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The object of "Rights" : third world women and the production of global human rights discourse

  • Author(s): Hua, Julietta Y.
  • et al.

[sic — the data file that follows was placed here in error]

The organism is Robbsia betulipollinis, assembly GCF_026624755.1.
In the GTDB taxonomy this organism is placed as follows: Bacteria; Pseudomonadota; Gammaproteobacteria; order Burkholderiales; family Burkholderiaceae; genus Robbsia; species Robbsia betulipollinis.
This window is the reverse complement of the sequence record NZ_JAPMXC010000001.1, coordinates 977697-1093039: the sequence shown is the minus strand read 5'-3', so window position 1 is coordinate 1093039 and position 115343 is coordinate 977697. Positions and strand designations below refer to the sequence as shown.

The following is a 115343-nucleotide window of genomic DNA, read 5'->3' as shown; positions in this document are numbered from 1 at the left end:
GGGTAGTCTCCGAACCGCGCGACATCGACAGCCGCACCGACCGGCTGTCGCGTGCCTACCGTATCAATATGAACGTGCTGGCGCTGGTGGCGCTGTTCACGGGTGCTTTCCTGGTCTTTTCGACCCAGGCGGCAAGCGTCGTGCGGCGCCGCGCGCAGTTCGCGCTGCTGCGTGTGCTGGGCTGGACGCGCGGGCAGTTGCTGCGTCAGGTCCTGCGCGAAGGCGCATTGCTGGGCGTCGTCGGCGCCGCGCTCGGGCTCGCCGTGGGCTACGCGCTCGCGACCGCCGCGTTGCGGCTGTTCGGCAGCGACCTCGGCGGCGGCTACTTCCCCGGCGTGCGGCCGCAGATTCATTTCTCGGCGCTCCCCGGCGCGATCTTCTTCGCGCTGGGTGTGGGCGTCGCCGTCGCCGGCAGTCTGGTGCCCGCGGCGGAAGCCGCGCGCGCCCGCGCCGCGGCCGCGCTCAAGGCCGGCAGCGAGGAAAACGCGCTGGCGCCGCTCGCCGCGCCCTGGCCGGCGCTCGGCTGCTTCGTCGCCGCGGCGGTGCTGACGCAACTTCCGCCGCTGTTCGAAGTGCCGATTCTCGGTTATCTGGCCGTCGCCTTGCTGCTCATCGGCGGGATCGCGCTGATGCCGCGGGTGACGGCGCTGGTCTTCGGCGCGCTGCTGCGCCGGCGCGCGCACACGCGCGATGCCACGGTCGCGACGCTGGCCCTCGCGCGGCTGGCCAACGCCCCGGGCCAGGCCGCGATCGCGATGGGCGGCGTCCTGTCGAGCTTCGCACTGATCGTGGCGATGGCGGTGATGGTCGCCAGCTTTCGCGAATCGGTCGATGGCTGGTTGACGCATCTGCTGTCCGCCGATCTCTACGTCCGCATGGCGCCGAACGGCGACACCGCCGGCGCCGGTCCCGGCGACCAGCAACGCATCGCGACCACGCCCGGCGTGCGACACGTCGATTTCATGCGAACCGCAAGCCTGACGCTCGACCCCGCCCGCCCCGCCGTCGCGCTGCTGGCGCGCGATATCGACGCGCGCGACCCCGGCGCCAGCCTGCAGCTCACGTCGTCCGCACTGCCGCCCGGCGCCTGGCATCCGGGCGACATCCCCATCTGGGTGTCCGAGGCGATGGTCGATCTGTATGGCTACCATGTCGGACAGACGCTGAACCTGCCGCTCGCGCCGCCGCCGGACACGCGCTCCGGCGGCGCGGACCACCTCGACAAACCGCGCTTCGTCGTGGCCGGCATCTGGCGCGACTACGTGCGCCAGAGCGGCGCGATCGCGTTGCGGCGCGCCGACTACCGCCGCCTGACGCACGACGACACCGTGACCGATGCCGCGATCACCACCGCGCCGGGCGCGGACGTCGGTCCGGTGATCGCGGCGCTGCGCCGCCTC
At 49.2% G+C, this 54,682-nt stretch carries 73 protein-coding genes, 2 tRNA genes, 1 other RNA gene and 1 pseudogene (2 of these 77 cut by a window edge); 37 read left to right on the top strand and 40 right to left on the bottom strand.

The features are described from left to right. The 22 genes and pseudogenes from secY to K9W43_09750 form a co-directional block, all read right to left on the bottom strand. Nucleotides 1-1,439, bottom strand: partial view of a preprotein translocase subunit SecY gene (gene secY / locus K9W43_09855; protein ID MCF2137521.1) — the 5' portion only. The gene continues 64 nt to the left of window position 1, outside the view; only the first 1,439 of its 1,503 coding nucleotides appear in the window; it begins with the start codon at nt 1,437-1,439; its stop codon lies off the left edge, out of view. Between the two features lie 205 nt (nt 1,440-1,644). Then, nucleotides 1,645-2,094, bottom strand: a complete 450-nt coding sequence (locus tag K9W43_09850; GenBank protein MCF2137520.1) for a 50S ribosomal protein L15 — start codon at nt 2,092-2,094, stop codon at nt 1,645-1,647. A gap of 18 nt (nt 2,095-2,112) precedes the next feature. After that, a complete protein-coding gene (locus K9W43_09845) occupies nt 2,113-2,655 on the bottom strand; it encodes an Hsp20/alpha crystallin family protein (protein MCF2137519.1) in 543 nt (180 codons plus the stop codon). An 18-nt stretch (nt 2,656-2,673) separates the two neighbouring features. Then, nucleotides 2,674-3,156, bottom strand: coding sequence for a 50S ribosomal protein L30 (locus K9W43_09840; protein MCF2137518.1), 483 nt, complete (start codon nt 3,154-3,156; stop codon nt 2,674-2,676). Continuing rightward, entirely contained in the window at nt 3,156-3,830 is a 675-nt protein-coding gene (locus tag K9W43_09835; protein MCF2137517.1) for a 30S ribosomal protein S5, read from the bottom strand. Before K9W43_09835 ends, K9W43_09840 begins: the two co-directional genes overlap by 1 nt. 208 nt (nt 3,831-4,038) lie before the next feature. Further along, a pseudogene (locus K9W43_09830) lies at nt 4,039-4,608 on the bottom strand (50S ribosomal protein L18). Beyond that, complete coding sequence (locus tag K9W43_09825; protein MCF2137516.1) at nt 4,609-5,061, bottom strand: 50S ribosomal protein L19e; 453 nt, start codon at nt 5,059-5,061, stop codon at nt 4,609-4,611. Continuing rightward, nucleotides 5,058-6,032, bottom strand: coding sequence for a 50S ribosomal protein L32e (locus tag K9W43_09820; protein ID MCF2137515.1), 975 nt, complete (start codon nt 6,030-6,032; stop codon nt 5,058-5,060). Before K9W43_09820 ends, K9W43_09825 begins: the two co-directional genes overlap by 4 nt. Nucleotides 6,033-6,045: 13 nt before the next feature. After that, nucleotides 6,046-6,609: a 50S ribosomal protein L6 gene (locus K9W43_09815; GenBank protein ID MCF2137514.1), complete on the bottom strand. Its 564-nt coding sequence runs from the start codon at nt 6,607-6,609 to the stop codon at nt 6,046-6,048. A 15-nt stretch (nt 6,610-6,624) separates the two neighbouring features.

The US "women's rights as human rights" doctrine continues to represent campaigns for international women's rights through the stories and images of Asian, African, and Latin American women. As both the idea of global human rights, and the place of women within the context of international human rights discourse become more powerful in framing a U.S. national identity, it seems that only certain issues (located in Other places that are always assumed to be "behind") come to define the US women's human rights campaign. Even while human rights and feminist literatures recognize the fallacy of assuming a "western gaze" in evaluating Other people and places, the reality of the representation of women's human rights issues, asylum law, and US governmental aid for victims of violations continue to place Third World women in a double -bind, where she must argue her own backward-ness in order to garner aid. This dissertation asks, "Why and how do certain issues become synonymous with 'women's human rights' while others do not? What is the role of liberal feminist discourses in articulating what and who constitutes human rights? How and why do the women of 'Other' places become the central 'victims' of human rights violation?". This dissertation examines three case studies - the representation of Southeast Asian women victim to sex trafficking as hapless "victim," the signification of the woman/girl "victim" to China's One Child Per Couple policy as trapped by her "traditional" cultural conditions, and the casting of Muslim women "victim" to Islamic cultural laws as needing to be "saved" in order to protect the idea of a global democracy. The analysis engages with the politics of identity, particularly in terms of how the "logic of exclusion" works to inform the US feminist mobilization around the issues identified as women's human rights violations. Each case study outlines the ideological processes at work in defining who constitutes the "victim" of women's human rights violations - that is, the discursive effects that allow the US to imagine itself as having progressed beyond the problems of patriarchy and racism

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